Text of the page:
### All AP Physics 2 Resources

## Example Questions

### Example Question #11 : Ideal Gas Law

What is the volume of of nitrogen gas (diatomic) at and ?

**Possible Answers:**

**Correct answer:**

We will use the equation:

Where:

is the pressure in atm

is the volume in liters

is the number of moles of gas

is the temperature in Kelvin.

We need to convert the temperature to Kelvin.

Rearrange our original equation for volume:

We need to find the moles of nitrogen gas. We divide the mass by the molar mass of nitrogen, which is .

Plug in our values to our original equation and solve.

### Example Question #12 : Ideal Gas Law

What is the mass of of helium gas at and ?

**Possible Answers:**

**Correct answer:**

We will use the equation:

Where:

is the pressure in atm

is the volume in liters

is the number of moles of gas

is the temperature in Kelvin

We need to convert the temperature to Kelvin.

Rearrange to solve for moles:

Plug in our values and solve

Then, we need to multiply by the molar mass of helium; recall that helium is not a diatomic gas.

### Example Question #13 : Ideal Gas Law

What is the density of hydrogen gas at and ?

**Possible Answers:**

**Correct answer:**

We will use the equation

Where:

is the pressure in atm

is the volume in liters

is the number of moles of gas

is the temperature in Kelvin

We need to convert celsius to Kelvin

Then, we will assume to make our calculations easier.

Rearrange for volume:

Plug in our values and solve

Again, assume and multiply by the molar mass of hydrogen gas, :

We divide mass by volume to get density.

### Example Question #11 : Ideal Gas Law

What is the mass of of oxygen gas at and ?

**Possible Answers:**

**Correct answer:**

We will use the equation:

Where:

is the pressure in atm

is the volume in liters

is the number of moles of gas

is the temperature in Kelvin

Rearrange to solve for moles:

Plug in our values and solve

Then, we need to multiply by the molar mass of oxygen gas, which is diatomic.

### Example Question #15 : Ideal Gas Law

What is the density of neon gas at and ?

**Possible Answers:**

**Correct answer:**

We will use the equation:

Where:

is the pressure in atm

is the volume in liters

is the number of moles of gas

is the temperature in Kelvin

First we need to convert our temperature to Kelvin:

We will assume to make our calculations easier.

Rearrange for volume:

Plug in our values and solve.

Again, assume and multiply by the molar mass of neon :

We divide mass by volume to find density.

### Example Question #16 : Ideal Gas Law

What is the volume of of gaseous water at and ?

**Possible Answers:**

**Correct answer:**

We will use the equation

Where:

is the pressure in atm

is the volume in liters

is the number of moles of gas

is the temperature in Kelvin

We need to convert the temperature to Kelvin

Rearrange our original equation for volume:

We need to find the moles of nitrogen gas. We divide the mass by the molar mass of water, which is .

Plug in our values to our rearranged original equation and solve.

### Example Question #17 : Ideal Gas Law

A balloon filled is filled with pure nitrogen gas. The balloon is determined to have a volume of on a day when the temperature is , and the air pressure is .

How many nitrogen molecules are present?

**Possible Answers:**

None of these

**Correct answer:**

We will use our ideal gas equation.

Where is the pressure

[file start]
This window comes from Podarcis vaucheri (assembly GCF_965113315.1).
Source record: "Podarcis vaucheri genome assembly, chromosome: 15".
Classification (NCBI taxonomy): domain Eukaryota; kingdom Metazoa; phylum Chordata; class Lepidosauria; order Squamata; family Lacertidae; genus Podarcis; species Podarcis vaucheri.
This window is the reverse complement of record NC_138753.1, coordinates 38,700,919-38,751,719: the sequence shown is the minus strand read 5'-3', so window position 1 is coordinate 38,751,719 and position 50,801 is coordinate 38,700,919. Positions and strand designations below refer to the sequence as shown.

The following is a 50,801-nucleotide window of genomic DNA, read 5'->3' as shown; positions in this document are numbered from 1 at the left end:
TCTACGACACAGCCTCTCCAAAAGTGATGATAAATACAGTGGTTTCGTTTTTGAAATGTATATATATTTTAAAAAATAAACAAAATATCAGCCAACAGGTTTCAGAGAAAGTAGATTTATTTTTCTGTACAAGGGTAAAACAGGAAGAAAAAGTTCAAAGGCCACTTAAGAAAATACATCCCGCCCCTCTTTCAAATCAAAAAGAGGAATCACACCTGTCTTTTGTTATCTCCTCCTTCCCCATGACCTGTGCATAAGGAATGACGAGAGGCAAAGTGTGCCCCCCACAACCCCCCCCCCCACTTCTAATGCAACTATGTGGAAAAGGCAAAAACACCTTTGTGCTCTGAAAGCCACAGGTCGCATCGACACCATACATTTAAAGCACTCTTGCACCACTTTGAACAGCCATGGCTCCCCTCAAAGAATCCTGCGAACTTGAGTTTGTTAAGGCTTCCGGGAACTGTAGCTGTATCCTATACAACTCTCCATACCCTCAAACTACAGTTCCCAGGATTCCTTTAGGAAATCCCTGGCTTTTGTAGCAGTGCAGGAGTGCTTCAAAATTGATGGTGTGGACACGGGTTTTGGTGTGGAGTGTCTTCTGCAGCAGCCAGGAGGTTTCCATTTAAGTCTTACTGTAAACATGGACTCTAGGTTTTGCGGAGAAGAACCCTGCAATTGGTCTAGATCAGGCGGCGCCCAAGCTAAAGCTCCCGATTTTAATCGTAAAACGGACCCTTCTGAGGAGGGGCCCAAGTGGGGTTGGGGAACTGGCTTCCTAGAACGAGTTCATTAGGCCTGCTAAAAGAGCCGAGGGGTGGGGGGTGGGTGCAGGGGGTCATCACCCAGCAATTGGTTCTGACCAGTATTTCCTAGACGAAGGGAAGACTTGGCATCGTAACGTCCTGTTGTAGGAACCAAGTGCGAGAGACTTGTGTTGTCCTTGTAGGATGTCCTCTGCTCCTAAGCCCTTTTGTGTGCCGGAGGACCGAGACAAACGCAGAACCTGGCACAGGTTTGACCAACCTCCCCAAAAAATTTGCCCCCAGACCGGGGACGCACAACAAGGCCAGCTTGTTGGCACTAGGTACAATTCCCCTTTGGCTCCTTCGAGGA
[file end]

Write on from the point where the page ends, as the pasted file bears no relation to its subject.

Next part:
is the volume

is the number of moles

is the gas constant

is the temperature in Kelvin

We rearrange the equation to solve for n

A common mistake is using the wrong gas constant, . We need to use

We convert our temperture from Celsius to Kelvin

We plug in our values

We then need to multiply by Avogadros number to convert to number of molecules.

### Example Question #18 : Ideal Gas Law

Which of the following graphs shows an incorrect relationship for an ideal gas?

**Possible Answers:**

**Correct answer:**

This question is asking for us to identify which graph shows an incorrect relationship between volume, pressure, and temperature of an ideal gas. To distinguish between which graphs are correct, and which one isn't, we'll need to use the ideal gas law.

It's also important to note that each graph in the answer choices shows a linear, positive relationship between the x and y-variables.

The only graph that shows an incorrect relationship is the graph that has as the y-axis and as the x-axis. From the ideal gas law shown above, we would expect a positive linear relationship of a graph showing vs. . If we instead have vs. , the graph would have a negative relationship.

All of the other graphs shown in the remaining answer choices show correct relationships. vs. gives a positive relationship. Likewise, vs. gives a positive relationship. And finally, vs. also gives a positive relationship.

### Example Question #19 : Ideal Gas Law

of gas are heated from to and the pressure increases from to . Determine the volume in the final state.

**Possible Answers:**

**Correct answer:**

Only the final state data will be needed Convert Celsius to Kelvin:

Use the ideal gas law:

Where

is the pressure in

is the volume in

is the number of moles

is the gas constant,

is the temperature in

Plug in values and solve:

### Example Question #20 : Ideal Gas Law

How many moles of gas are there in a container at a temperature of at atmospheric pressure?

**Possible Answers:**

**Correct answer:**

In this question, let's start with what we know and what we want to know. We're given the volume of the gas in a container, as well as the pressure and the temperature. Then, we're asked to find the number of moles of gas that are in this container.

To answer this question, we'll need to make use of the ideal gas equation.

Plugging in the values that we know, we can calculate our answer.